AERATING IS GOOD FOR YARDS
Lawn aeration is crucial to enhance the overall wellness as well as the appearance of your grass. An excellent way to think of it is like a farmer ploughing his land every year and your yard may need to be aerated, generally in the spring and/or fall. College Lawn Services has been performing vital care to yards and lawns for over 30 years in the Dubuque area and we would love to help you take care of your yard.
Why aerate your grass?
Yard aerating aids in your yard, taking in air, water, and nutrients needed to stabilize oxygen and co2 in the root. Also, better availability with other essential elements and nutrients via loose soil.
- Improved roots and increased shoot thickness.
- Increased lawn fertilizing.
- Coping mechanisms for excessive heat (not drought) or stress.
Oxygenated grass displays higher resilience after undergoing aeration. Your yard will be more able to deal with other forms of soil stressors, such as extreme heat and an absence of water. Aerating your yard not only makes the grass thicker and healthier, but it also makes your job easier showing off your fabulous looking yard.
Types of Aeration:
Core aeration is also known as plug aeration, is when a powered aeration machine bores out holes and deposits the “cores” out on top of your lawn. Core aeration does a better job than simple, spike aeration, mostly because the hole has a significantly larger diameter. It tends to level out your topsoil and eliminate high and low points after a few years.
Spike Aeration pokes the ground with pitchfork like spikes and is less traumatic to the topsoil but offers the least amount of potential for a healthier yard.
How do I know if my lawn requires to be aerated?
An easy way to decide if your yard requires aeration is the screwdriver test. Examine to see if you can easily place a screwdriver or shovel in your lawn’s dirt. If you can, your soil is excellent, and you can likely put it off for another season or two. If you can barely get your shovel in the dirt, it will probably need to be aerated.
Often topsoil becomes compacted because of severe traffic. We will run into it this occurrence when homeowners feel the need to park their cars or other heavy machinery on their lawns.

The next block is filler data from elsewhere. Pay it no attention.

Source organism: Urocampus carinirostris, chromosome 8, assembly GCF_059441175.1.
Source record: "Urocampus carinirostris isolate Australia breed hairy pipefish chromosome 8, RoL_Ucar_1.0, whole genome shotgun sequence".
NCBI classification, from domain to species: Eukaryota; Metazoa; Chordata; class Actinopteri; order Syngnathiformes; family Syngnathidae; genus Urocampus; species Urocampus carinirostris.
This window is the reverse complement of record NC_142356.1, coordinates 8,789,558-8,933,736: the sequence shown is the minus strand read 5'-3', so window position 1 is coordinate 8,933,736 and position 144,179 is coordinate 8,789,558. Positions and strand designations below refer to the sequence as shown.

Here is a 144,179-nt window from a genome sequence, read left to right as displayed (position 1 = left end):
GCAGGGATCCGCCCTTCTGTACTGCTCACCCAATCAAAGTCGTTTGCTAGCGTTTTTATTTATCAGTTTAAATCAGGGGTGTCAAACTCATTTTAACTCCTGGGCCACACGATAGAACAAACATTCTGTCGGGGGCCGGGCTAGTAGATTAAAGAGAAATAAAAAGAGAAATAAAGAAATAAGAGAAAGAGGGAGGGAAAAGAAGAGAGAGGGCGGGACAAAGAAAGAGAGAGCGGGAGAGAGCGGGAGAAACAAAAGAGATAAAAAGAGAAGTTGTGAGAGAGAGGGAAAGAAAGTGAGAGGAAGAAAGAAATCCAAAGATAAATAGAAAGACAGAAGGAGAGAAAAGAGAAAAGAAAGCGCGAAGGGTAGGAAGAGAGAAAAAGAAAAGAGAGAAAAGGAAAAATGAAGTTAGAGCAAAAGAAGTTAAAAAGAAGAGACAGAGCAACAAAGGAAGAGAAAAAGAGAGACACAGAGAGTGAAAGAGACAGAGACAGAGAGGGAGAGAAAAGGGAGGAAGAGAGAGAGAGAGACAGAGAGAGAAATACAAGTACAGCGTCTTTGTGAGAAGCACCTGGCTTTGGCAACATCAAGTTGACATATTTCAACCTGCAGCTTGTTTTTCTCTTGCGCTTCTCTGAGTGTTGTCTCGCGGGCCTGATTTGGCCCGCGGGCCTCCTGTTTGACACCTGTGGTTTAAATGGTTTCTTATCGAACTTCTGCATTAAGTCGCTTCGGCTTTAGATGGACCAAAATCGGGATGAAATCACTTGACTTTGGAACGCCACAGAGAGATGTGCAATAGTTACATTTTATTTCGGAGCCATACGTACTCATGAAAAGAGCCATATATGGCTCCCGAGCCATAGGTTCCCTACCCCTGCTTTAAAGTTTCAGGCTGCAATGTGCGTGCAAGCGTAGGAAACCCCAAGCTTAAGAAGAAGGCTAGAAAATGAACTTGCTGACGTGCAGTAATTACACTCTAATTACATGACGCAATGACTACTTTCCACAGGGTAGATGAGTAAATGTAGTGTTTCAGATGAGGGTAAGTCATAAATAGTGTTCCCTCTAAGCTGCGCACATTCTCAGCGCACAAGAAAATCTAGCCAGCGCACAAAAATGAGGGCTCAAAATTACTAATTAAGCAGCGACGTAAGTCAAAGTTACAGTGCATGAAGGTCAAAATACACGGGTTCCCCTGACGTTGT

When should you start aerating?
If you have warm-season grass, like Bermuda grass, Zoysia grass, or St.Augustine grass, you need to aerate towards completion of spring, before the yard’s peak growing season. A cool-season turf like Tall Fescue, Ryegrass or Kentucky bluegrass must be aerated in the early spring or the fall.
A couple of rains will fill in the holes made by the aerator in no time at all. Sometimes if the soil is especially compacted, you shouldn’t wait and get it done. Just be extra vigilant in protecting your yard from weeds that will cosy into those newly made holes from the aeration machine.
Prepping for Aeration:
When prepping for Core Aeration, it is nice to have the ground mildly wet. Make sure to water the yard a day and/or twice before the procedure. Be careful not to have any pools of water anywhere. We want the ground moist, not a swamp. In some cases, it’s optimal for many individuals to seed their yard at this time too.
After using an aerator on the grass, the thatch and dirt plugs might fall back right into the holes. To stop this, some people will attempt to load the holes with sand. Please don’t do this because these openings need to remain open to allow water, air, and nutrients into the roots zone. It’s ideal to leave the plugs alone in the yard to break down and offer added nutrients to the yard.
Timing is everything in lawn care as well as those that incorrectly time Core Aeration. Doing so may interfere with your lawn’s growth process. We recommend that you do not aerate any areas of your property throughout a drought. This will only further damage your yard by allowing the hardened topsoil to release what little water remains in the soil.
What to anticipate after yard aeration services?
After aerating your lawn, you’ll see the tiny openings in your lawn along with the plugs from those openings. Healthy, expanding roots will undoubtedly fill in the oxygenated holes, a sure indication that the grass core oxygenation is working.
You should see a lusher, thicker yard in the weeks and months after lawn oxygenation solutions via aeration. Check to see if your yard needs aerating at least once a year, depending upon the grass thatch and also compaction. Lawns that experience a higher degree of traffic and use may have denser dirt and need to be aerated more frequently. Make sure to check your thatch (dead grass on top of soil). If it is greater than a half of an inch, it should be thatched or aerated.
If you’re interested in finding out more about your yards health and other ways to maintain your title of“Best Yard On The Block”, College Lawn Services offers a no cost-free quote for all of our yard services.